Every new class of rejuvenation therapy, and there will be many of them in the decades ahead, will follow a cycle consisting of a few years of rapidly growing hype, followed by a sharp crash of disappointment, and then, ultimately, long years of slow and steady success. People attach great hopes to the early stages of every new technology, unrealistic expectations for sweeping, immediate change and benefit. Those expectations are usually possible to realize in the long term, but they can only be met in the later stages of development, perhaps several decades after the advent of the new approach to rejuvenation. Producing a mature product that meets the early visions needs the participation of an entire industry, much of which typically does not exist at the start of the process.
Every new technology goes through this cycle, lasting decades from start to finish. The life span of a technology is perhaps fifty years, depending on where one wants to draw the line between a given technology and its next generation, and the first decade can be quite the wild ride when it comes to raised expectations and sudden disillusionment. Human beings are just built this way, the incentives operating at every step of the development process produce this outcome regardless of the fact that we’ve all seen it before.
Nothing happens quickly, even when the course of action is obvious, even when proof of principle exists for a new medical technology. This is the result of the way in which investment and commercial development works in practice, as it is based on a great deal of happenstance in the percolation of new information through communities, as well as the process of finding, organizing, and persuading groups of people. It takes a few years for a potential entrepreneur to move from exposure to concept to launching a startup company. It takes a few years for a company to succeed or fail. It takes a few years for those lessons to percolate through the research and development communities. Similar cycles play out in the grant writing and publish or perish world of research. Several of these cycles may be needed for any new technology to launch in a useful form. This is why even comparatively straightforward advances can take a decade to make their way out of the labs. Nothing is really all that simple in practice, and regulation slows down these cycles of progress in medicine in comparison to other industries.
Why do the early years of development, those leading in to the first clinical therapies for a new medical technology, inevitably involve an excess of hype? Well, firstly it is sufficiently challenging to raise funds for research in the early stages that advocates tend to sell the vision of the complete industry, the end product rather than the first versions. Further, in the world of biotech startups and venture capital, near all investors are looking for the seeds of enormous, industry-changing companies, the big wins that will provide enormous returns on investment. All venture funds provide their investors with returns that are largely derived a couple of big wins amidst the failures and the mere successes, and the financial model for such funds is predicated on finding those few big wins. This cultivates, directly and indirectly, a culture of public relations and industry commentary that is prone to hype, to emphasizing the facts in ways that are attractive to investors. Lastly, the people who would benefit from rejuvenation therapies, or indeed any radical new advance the capabilities of medical science, rarely have a good understanding of the realities of and the underlying science, and can muster an enormous degree of hope on that basis.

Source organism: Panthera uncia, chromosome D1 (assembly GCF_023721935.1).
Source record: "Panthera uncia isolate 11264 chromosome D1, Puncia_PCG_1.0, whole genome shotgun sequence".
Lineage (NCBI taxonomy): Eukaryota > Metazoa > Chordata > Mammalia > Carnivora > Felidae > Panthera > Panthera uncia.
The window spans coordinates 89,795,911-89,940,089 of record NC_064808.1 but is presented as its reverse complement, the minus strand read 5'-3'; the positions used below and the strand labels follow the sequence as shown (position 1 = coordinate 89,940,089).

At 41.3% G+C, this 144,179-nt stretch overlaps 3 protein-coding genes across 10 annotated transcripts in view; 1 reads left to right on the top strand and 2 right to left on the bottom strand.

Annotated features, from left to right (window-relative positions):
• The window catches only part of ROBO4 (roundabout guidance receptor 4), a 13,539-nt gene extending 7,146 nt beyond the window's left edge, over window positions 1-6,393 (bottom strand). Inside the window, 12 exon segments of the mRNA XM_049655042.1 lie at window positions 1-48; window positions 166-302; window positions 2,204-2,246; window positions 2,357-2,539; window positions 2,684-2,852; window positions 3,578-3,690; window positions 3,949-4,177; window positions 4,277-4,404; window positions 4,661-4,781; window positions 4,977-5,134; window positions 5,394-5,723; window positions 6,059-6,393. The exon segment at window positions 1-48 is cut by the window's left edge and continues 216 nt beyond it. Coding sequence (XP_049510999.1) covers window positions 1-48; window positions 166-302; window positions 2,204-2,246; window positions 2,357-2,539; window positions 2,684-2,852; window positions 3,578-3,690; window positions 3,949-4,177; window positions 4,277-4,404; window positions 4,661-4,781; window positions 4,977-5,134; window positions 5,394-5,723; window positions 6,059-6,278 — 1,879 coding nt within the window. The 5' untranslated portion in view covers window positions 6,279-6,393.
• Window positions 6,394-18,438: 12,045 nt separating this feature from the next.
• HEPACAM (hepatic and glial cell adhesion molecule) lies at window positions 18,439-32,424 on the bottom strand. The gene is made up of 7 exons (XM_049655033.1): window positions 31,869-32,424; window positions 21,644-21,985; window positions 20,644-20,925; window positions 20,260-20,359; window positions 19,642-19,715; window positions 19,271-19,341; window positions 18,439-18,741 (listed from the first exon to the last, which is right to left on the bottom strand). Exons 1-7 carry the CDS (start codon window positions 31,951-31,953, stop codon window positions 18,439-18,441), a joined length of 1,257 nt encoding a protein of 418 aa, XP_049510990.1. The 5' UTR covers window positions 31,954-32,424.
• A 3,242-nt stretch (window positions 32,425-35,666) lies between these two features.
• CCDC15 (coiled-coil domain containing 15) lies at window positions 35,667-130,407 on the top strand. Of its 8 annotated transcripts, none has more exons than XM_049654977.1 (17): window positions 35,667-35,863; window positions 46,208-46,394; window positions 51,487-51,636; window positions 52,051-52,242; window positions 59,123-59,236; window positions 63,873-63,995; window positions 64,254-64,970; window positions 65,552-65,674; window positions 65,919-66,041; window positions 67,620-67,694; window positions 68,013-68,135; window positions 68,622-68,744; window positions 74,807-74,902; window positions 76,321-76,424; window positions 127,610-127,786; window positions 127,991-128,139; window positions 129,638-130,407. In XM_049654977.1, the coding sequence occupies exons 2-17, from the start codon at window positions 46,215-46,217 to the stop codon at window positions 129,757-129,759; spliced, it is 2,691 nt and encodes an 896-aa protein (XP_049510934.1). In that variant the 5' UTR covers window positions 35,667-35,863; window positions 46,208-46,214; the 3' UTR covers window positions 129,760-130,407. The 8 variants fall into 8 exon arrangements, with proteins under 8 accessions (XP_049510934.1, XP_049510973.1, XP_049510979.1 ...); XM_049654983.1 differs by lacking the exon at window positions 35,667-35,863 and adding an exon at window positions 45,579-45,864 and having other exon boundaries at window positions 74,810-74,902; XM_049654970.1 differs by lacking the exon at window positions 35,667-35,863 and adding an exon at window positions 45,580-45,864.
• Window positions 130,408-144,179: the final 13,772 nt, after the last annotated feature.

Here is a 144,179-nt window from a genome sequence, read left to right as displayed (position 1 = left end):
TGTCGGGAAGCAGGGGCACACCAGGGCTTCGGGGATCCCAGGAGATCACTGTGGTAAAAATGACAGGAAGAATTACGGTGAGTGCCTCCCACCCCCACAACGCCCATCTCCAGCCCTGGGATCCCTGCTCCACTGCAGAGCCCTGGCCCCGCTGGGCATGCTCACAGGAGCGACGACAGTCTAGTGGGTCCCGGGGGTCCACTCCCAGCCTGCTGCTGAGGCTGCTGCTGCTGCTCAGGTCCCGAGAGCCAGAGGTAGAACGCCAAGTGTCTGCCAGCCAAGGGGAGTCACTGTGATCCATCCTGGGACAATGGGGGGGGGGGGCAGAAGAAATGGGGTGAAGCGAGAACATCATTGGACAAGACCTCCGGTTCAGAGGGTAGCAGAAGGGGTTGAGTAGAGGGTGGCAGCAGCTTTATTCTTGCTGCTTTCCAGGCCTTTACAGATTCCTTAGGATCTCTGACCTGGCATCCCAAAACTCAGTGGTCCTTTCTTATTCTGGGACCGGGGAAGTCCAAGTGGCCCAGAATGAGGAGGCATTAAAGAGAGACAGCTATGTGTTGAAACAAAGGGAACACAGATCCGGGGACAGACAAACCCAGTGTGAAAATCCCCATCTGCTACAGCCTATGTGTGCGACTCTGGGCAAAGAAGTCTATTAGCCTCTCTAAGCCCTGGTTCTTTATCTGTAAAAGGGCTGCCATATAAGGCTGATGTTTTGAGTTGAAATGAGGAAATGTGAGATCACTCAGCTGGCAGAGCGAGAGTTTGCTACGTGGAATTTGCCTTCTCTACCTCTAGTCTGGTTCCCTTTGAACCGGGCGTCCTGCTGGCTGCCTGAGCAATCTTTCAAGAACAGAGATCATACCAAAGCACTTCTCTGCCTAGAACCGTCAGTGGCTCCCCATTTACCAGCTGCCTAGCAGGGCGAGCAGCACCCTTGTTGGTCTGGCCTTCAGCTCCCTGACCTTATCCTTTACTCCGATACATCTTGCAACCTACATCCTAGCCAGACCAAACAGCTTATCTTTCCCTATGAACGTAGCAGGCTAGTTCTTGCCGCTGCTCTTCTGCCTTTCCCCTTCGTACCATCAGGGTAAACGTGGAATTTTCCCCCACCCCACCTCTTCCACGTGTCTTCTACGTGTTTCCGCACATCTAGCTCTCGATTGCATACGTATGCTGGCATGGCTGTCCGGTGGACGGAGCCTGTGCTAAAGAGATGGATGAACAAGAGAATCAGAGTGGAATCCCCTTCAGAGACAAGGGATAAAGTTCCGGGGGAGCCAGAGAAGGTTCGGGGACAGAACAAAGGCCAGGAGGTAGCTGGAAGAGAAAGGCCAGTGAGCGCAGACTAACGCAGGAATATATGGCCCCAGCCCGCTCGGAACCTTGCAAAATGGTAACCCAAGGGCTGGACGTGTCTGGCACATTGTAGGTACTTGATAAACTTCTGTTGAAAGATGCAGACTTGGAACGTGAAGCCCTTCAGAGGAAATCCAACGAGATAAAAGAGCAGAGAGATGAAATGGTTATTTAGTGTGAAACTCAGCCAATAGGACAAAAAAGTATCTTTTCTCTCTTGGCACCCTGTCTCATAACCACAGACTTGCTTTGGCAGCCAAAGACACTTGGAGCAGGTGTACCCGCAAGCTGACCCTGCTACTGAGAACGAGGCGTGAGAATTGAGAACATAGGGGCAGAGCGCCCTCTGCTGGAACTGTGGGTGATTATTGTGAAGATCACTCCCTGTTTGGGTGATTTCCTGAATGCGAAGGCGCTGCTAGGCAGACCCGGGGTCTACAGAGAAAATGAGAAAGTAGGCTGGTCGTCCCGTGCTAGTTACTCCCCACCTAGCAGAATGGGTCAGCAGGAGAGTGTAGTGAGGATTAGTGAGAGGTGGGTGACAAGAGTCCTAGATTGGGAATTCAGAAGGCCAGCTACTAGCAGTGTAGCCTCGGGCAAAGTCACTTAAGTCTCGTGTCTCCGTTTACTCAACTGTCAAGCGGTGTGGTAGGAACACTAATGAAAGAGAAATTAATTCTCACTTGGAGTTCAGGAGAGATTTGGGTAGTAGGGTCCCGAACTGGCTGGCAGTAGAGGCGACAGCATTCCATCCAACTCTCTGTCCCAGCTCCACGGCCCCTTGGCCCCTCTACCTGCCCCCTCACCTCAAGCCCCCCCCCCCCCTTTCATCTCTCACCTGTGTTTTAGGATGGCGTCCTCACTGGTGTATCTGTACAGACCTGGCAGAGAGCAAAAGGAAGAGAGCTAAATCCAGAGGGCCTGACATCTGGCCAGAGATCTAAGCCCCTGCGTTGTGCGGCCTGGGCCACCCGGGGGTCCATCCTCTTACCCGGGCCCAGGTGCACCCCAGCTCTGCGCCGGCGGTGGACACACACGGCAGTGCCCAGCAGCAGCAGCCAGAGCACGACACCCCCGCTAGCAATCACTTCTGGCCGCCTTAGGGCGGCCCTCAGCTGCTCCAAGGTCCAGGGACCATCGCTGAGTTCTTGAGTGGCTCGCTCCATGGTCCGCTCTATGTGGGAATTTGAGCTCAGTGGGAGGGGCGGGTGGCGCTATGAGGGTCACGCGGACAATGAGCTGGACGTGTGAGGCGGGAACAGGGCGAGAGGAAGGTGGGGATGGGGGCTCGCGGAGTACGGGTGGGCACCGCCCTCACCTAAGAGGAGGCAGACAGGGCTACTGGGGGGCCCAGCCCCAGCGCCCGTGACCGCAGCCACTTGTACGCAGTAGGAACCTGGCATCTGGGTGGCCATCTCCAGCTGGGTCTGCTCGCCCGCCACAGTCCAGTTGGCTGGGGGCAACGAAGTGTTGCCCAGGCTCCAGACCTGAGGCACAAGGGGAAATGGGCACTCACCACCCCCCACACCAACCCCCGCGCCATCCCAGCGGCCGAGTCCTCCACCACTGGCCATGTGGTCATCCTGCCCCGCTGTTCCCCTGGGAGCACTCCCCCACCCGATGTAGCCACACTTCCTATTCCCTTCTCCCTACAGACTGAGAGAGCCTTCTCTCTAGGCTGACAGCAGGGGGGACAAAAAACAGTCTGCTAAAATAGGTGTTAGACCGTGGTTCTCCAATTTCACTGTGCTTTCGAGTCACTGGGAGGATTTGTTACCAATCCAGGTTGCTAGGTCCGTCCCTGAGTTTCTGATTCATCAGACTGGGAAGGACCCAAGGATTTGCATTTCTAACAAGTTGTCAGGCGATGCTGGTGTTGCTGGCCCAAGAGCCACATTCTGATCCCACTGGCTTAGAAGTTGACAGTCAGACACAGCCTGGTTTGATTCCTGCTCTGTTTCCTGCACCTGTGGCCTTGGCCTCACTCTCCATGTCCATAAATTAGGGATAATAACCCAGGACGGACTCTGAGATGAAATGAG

It is worth considering that the development of therapies is in fact a difficult and challenging process in its details. It involves a great deal of discovery as matters move from cells to mice to human trials. The early stem cell therapies of fifteen to twenty years ago were an example of the type, in that the simple transplantation of stem cells did not led to the reliable regenerative therapies that were hoped for at the outset, cures that would reverse heart disease and numerous other age-related conditions. These hope led to the establishment of countless clinics and a sizable medical tourism industry. Obstacles were discovered, in the form of the sizable logistical costs, the difficulties in standardizing cells for therapy, the unreliably benefits when it comes to regeneration. Transplanted stem cells do not survive for long, and it is their temporary signaling that produces benefits, changing for a time the behavior of native cells and tissues. After the initial years of work, the results consist of a few standardized approaches that fairly reliably reduce chronic inflammation for a time, a considerably benefit, but that fail to reliably improve tissue function and structure. This is a lesser outcome by far than the goals aimed at by the early advocates and developers.
The development catches up to the early hype, however. It just takes time. Presently the field of stem cell research and development is well on the way towards approaches that are in principle capable of reliably producing regeneration. Some of those are quite similar to the early visions, the transplantation of cells that survive in large numbers to integrate with tissues and improve their function. They result from incremental, steady advances in capabilities, rather than any profound new approach to the problem. Others are indeed entirely novel lines of work that didn’t exist, even in concept, at the turn of the century, such as the use of full or partial reprogramming to produce patient-specific or universal cell lines, or even to alter cells in vivo.
The world turns, and we live in an age of change, a revolution in progress in the capabilities of biotechnology and its application to medicine. It just doesn’t happen quite as rapidly as everyone would like it to.